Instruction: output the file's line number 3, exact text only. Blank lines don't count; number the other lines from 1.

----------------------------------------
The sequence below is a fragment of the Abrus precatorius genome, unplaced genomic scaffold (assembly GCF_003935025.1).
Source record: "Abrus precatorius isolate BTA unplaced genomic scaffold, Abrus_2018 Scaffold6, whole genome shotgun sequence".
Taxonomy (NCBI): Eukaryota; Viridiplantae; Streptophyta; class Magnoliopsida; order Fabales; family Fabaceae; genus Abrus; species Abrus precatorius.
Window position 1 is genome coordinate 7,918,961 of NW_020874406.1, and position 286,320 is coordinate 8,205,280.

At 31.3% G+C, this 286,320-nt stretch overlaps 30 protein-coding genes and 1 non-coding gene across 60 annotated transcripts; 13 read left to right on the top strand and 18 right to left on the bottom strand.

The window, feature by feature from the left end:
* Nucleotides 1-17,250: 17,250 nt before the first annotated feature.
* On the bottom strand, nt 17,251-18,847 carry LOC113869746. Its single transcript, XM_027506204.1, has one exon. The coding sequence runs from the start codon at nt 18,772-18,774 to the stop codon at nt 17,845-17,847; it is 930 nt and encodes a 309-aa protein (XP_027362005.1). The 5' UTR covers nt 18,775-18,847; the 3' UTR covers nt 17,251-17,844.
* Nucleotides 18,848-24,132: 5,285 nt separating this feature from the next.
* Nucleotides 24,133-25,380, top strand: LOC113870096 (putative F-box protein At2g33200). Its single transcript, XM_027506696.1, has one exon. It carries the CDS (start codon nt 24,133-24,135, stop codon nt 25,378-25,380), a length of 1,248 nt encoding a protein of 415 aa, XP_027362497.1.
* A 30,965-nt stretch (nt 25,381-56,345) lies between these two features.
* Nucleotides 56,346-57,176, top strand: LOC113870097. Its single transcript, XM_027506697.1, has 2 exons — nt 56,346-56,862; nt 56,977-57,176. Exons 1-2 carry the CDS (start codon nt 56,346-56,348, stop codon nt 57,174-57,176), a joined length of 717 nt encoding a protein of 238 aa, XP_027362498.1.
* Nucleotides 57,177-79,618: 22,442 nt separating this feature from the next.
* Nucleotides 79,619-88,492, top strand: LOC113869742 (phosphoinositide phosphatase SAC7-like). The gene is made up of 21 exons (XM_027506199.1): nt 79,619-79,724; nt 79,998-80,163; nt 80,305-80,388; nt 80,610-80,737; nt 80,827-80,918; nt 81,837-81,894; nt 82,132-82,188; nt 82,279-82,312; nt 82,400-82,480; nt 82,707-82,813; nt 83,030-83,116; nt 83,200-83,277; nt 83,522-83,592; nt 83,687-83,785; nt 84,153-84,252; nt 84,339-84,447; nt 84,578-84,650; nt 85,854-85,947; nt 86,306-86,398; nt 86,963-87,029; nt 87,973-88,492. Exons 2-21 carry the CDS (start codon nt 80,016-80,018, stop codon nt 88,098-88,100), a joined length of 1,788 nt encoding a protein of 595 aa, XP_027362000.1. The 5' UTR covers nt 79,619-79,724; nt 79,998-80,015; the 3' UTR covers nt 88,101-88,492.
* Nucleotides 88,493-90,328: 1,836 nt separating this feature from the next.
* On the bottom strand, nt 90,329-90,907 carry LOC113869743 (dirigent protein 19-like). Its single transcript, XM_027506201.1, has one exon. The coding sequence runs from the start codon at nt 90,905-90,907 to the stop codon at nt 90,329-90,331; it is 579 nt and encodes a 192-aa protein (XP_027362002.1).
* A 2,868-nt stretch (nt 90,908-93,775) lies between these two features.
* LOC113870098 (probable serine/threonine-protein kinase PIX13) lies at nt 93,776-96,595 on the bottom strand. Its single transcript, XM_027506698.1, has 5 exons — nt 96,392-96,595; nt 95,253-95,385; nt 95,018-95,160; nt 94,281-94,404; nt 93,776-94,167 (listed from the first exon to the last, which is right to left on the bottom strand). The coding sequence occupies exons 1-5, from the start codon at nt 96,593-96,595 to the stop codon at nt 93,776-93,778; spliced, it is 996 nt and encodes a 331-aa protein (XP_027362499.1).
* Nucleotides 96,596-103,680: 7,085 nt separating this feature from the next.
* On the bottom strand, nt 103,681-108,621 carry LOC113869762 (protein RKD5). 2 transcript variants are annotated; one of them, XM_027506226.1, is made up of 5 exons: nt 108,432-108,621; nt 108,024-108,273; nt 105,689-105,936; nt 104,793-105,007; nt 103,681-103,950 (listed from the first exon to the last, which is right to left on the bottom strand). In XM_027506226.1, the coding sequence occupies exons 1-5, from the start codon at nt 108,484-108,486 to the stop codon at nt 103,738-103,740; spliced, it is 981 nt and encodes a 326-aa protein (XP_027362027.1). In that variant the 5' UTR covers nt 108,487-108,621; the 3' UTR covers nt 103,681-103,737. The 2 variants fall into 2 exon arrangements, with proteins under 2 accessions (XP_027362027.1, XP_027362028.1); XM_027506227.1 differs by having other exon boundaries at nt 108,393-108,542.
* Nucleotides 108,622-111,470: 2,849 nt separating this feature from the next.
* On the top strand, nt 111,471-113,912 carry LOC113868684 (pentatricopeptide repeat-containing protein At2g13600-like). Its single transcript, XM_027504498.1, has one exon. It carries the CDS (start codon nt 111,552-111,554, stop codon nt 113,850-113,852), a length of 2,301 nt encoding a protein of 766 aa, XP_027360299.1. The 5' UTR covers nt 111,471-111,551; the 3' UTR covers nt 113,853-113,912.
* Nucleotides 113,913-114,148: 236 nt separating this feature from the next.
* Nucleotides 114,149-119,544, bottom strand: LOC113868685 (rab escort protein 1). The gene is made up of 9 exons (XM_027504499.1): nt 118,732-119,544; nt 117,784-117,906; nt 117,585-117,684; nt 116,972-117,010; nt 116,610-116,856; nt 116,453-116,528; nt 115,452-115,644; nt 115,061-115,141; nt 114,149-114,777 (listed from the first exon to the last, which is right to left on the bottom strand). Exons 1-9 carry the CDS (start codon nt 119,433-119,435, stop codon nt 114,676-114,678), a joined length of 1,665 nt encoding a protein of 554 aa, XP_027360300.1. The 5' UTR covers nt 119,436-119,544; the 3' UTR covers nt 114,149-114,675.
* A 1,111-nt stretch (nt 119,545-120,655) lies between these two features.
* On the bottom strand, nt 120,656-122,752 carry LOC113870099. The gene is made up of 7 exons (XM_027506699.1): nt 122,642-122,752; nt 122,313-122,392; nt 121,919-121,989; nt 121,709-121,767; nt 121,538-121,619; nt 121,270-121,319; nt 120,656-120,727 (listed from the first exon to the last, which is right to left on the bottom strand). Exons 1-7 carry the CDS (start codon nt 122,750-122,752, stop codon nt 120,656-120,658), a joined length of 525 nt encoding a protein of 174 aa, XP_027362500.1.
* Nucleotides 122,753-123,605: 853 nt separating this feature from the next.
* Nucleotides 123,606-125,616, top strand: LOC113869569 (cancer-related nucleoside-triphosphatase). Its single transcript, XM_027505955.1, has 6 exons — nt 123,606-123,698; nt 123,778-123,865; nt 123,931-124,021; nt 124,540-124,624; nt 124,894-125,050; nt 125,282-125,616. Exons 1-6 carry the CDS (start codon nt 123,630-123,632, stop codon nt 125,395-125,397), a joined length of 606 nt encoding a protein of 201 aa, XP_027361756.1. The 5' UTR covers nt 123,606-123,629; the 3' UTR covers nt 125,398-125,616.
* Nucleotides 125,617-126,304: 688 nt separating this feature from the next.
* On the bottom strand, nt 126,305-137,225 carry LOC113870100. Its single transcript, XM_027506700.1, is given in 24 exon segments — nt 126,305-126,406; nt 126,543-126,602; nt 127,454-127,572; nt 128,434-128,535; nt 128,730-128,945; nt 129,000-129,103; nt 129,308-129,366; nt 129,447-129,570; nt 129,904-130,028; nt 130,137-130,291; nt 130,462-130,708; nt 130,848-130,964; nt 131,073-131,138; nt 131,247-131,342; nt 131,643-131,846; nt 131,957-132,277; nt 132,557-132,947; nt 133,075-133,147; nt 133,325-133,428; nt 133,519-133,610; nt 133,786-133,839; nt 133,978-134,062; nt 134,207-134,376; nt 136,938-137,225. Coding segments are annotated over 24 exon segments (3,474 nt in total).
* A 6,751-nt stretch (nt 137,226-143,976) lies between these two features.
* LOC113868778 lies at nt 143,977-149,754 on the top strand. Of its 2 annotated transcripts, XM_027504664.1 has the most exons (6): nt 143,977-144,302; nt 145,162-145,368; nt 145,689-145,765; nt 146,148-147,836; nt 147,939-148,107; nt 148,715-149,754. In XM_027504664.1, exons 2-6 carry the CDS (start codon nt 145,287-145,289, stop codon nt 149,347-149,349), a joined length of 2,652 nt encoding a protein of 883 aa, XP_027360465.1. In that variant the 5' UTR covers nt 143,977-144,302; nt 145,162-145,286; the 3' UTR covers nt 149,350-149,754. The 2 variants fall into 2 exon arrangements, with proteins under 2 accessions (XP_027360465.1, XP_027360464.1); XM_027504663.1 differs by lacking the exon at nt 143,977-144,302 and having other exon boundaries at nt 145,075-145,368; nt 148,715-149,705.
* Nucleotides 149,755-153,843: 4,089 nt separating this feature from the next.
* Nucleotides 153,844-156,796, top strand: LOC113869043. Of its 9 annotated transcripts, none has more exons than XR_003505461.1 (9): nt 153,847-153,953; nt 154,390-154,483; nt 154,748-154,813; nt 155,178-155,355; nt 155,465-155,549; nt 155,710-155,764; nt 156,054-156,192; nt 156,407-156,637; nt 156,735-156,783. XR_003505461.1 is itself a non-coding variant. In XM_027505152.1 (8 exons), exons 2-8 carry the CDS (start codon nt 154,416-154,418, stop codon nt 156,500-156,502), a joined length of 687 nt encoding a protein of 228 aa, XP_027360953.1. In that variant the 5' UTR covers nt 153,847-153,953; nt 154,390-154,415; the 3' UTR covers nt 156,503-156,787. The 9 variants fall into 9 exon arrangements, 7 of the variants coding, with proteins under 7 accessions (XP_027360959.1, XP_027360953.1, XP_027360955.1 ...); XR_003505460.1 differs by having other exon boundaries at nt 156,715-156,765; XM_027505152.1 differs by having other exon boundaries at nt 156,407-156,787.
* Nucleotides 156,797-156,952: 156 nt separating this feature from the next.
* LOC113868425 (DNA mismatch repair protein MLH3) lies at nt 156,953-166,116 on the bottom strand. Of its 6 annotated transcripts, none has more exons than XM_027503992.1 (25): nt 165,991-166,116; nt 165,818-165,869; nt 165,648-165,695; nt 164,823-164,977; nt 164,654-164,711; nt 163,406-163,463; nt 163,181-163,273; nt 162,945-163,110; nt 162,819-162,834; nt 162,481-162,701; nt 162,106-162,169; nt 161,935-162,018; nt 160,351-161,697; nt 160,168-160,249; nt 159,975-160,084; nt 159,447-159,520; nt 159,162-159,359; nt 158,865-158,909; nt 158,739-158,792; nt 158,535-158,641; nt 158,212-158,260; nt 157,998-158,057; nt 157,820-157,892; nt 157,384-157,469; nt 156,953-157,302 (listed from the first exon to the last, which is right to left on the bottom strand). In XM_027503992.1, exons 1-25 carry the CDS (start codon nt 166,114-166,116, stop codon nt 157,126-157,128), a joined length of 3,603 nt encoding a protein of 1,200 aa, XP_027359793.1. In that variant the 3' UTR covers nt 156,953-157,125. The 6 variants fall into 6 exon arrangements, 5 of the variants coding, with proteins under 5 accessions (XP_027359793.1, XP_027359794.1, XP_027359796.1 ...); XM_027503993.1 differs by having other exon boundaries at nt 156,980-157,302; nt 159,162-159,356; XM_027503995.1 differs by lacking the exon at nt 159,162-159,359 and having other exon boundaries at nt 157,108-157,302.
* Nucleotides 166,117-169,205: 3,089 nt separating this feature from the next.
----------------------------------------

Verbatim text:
Taxonomy (NCBI): Eukaryota; Viridiplantae; Streptophyta; class Magnoliopsida; order Fabales; family Fabaceae; genus Abrus; species Abrus precatorius.